By Sinclair McKay
LET'S be frank. Estuary English - the accent favoured by Essex dwellers, EastEnders characters and much of the young population of southern England - can occasionally be rather grating for everyone else. But there is simply no excuse for the attack launched upon it this week in the new edition of Fowler's Modern English Usage
R. W. Burchfield, the editor, points to some of the central sins of Estuary: the use of the word "cheers" instead of "thank you"; the word "mate" replacing "friend"; and replacement of the letter "t" with a glottal stop.
Oi: leave it aht, orwight? First of all, Estuary is a perfectly legitimate accent in its own right. Estuary is the aspirant child of Cockney, having emigrated, like its users, from the terraces of the East End. Why is it any more "graceless" than Scouse or Mancunian? Could it be that Burchfield and other detractors are guilty of a little unconscious snobbery? There is the objection, raised elsewhere, that Estuary is difficult to understand. Maybe this is why each Estuary sentence is followed by the supplementary question "Know wha' I mean?" But no one would dare to say this in public about the Geordie accent, even though one BBC documentary about a Newcastle housing estate had to carry subtitles.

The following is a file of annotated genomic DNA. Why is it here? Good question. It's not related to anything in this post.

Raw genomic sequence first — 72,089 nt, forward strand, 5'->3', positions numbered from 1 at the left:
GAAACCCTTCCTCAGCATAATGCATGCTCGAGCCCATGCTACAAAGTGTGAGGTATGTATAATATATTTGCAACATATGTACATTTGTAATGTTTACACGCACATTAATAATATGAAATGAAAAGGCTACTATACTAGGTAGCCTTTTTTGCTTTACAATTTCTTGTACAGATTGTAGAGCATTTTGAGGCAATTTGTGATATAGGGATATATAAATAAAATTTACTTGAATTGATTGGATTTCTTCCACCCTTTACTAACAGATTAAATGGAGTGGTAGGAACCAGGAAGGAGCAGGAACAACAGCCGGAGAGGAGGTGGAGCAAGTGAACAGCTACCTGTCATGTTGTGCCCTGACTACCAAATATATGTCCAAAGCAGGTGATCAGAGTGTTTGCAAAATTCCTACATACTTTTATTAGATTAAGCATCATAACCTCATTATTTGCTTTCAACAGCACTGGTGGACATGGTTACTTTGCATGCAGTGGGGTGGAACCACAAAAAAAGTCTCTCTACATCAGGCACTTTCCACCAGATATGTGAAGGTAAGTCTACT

In the offices of Tatler magazine, there is one very smart woman who spends her morning recounting the previous night's episode of EastEnders. She takes particular delight in mimicking a character called "Bianc-ah". This is exactly the right approach. Britain has a spectacular range of colourful accents. They are there to be enjoyed and, if not enjoyed, then cruelly impersonated. But never despised. Besides which, "cheers" is just so much nicer than the rather stiff "thank you". Innit?
by John Wells 1999 06 28
This author confuses Estuary English with Cockney - 'Oi: leave it aht, orwight' is surely Cockney. The term EE is pointless if it is just a synonym of Cockney.
The whole drift of Rosewarne's original claim about EE, developed by Coggle and others, was that EE is no longer just a London local variety, but (allegedly) spreading much more widely.
Placed on the web 1999 06 28
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